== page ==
Managing your child’s care
As your child goes through tests and treatment, you may find yourself overwhelmed by everything there is to manage, such as medical information, appointments and medicines for your child. These tips may help to keep you organized:
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Keep a binder or notebook of all the medical records and information about your child’s cancer. Write down everything. It will become a source of information that you rely on to recall events and conversations. Some important things to keep track of include:
- names of the healthcare team and their contact information
- dates and details of conversations, appointments, tests and procedures
- treatment visits
- medicines and information about giving medicines
- any questions you have and their answers
- details about caring for your child at home
- details of your child’s symptoms or side effects and how they were treated
Keep a list of all important contacts on paper and in your cell phone. It may be helpful to keep a list of numbers in your cell phone and on paper at home so they are always easy to phone. Examples include phone numbers for the oncologist, pharmacy, treatment centre, lab and home care services.
Keep a chart of all medicines. A chart can be helpful if you have a number of medicines to keep track of and if there is more than one person looking after your child. The chart should include the name of the drug, how much (dose), times to give the drug and how to give the drug. Some treatment centres may give you a chart, calendar or booklet to use.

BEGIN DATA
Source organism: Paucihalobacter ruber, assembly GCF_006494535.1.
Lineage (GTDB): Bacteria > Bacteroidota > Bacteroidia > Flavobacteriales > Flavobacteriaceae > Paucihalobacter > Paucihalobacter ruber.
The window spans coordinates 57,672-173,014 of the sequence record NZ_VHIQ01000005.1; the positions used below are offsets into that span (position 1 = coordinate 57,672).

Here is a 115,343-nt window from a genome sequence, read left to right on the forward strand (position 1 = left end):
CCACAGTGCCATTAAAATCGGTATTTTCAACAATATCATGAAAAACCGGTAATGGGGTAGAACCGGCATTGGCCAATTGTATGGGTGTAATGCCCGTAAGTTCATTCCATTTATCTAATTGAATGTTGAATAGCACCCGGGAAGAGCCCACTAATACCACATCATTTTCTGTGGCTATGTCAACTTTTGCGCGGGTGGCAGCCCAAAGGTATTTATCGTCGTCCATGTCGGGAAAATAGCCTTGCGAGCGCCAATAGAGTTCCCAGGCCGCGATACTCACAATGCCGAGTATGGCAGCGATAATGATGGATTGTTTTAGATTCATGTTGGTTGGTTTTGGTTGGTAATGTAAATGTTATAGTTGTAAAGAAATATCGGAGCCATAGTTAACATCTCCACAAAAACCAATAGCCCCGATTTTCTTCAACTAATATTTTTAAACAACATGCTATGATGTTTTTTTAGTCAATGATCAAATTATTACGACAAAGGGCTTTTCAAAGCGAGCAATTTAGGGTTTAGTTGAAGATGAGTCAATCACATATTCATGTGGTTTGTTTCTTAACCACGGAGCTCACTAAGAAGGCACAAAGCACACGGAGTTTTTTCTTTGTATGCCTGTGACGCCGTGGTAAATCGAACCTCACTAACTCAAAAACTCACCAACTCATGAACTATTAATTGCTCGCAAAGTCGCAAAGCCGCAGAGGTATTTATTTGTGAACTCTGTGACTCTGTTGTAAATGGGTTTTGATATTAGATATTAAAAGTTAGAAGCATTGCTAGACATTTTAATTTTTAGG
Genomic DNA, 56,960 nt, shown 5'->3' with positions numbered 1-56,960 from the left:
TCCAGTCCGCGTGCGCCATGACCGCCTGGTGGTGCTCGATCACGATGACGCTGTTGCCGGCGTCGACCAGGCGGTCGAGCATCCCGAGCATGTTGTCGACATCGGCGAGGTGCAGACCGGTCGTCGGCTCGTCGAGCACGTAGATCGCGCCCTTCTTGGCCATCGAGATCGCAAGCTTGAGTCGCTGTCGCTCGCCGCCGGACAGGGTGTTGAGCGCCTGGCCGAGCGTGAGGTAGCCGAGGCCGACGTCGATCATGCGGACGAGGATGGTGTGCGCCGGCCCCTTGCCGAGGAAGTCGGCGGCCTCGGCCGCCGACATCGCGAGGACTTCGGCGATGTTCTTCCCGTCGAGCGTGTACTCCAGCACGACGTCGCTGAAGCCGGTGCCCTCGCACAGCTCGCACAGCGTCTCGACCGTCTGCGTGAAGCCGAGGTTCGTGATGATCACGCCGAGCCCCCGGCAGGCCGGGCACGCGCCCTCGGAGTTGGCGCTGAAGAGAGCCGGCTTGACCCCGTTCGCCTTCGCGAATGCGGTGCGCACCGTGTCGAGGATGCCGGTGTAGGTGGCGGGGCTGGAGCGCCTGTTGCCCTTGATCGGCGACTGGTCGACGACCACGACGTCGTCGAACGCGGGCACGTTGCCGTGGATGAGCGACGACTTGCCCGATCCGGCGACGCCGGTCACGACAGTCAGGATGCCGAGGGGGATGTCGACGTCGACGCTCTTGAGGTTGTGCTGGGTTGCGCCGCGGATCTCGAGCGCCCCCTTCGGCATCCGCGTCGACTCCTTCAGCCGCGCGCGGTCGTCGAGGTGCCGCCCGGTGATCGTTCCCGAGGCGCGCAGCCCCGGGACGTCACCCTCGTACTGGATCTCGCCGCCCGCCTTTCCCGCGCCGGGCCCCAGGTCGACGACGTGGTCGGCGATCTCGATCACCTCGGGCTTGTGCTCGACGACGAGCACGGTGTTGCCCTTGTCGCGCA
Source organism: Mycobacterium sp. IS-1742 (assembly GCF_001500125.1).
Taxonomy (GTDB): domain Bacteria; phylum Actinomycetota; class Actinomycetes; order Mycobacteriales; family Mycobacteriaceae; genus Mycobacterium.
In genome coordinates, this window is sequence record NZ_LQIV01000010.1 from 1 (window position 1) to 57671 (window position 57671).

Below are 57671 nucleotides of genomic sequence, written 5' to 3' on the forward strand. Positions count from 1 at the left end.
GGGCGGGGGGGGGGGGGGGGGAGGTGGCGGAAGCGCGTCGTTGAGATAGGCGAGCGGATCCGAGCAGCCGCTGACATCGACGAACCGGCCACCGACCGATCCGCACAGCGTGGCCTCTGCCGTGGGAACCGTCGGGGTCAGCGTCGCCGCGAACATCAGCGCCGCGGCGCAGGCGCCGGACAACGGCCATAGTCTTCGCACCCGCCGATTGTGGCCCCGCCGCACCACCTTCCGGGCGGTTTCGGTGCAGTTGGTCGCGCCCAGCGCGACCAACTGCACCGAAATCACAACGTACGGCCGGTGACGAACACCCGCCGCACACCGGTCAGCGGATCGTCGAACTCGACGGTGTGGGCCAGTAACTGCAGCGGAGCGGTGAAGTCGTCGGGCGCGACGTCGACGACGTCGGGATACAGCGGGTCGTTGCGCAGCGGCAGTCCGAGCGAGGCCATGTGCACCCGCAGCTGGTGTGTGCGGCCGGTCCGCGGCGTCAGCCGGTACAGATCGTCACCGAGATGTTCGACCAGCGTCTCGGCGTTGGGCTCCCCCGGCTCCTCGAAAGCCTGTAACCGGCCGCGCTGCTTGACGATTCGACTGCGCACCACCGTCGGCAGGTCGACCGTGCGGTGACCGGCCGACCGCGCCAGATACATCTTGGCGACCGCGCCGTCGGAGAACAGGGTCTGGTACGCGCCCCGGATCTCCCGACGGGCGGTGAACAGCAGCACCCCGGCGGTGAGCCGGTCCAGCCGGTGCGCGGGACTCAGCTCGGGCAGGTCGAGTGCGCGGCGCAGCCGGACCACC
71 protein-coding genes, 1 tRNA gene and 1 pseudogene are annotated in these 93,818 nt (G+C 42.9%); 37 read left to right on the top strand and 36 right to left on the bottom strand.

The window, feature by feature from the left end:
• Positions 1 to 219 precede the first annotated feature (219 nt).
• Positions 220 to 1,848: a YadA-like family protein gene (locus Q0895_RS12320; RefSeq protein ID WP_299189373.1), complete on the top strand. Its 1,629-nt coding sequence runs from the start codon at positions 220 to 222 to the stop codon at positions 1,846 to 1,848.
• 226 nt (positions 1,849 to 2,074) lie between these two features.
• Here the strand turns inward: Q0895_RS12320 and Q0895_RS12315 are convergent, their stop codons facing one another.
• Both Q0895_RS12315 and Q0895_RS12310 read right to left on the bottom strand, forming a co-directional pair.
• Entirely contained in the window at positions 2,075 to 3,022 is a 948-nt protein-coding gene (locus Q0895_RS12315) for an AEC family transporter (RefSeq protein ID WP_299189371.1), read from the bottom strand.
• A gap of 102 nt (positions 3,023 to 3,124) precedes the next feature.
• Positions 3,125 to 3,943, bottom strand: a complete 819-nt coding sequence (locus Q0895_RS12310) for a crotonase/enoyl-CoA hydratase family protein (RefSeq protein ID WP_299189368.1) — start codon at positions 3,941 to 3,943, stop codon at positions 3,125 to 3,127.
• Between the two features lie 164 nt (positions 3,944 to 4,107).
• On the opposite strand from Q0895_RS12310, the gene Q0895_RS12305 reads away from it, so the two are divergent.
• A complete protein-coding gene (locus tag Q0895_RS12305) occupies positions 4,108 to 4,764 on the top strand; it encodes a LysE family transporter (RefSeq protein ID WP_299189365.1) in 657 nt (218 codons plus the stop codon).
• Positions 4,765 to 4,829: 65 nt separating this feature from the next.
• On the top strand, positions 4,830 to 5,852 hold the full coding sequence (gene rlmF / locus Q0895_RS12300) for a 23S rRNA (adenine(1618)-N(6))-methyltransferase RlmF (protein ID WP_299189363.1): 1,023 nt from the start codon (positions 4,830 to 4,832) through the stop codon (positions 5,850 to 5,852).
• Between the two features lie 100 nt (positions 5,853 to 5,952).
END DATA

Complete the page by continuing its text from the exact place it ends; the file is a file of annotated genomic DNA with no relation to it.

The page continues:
Keep a journal of your child’s treatment. A daily journal or calendar is a good place to record your child’s treatment. You can track treatments, side effects, medicines, tests, surgeries and appointments. It’s helpful to have a record of each chemotherapy or radiation treatment, including the names of all drugs, doses and how they were given.
Keep copies of your child’s treatment records. This is information that your child should have and keep for the rest of their life. Check with the healthcare team about what is important to have. This may include the following:
- pathology reports from biopsies and surgeries
- reports from surgery
- discharge summaries from hospitalizations
- list of chemotherapy drugs and doses
- dose and field of radiation
- type of stem cell transplant
- any problems or complications from treatment
Children's & Women's Health Centre of British Columbia. British Columbia Children's Hospital Parent Handbook. Children's & Women's Health Centre of British Columbia; 2001.
Chemotherapy. Janes-Hodder, H. & Keene, N. Childhood Cancer - A Parent's Guide to Solid Tumor Cancers. 2nd ed. O'Reilly; 2002: 15: pp 223-256.
Wilson, K . Supportive Care. Kline, N. E. (Ed.). Essentials of Pediatric Oncology Nursing: A Core Curriculum. 2nd ed. Association of Pediatric Oncology Nurses; 2004: VI: 170-190.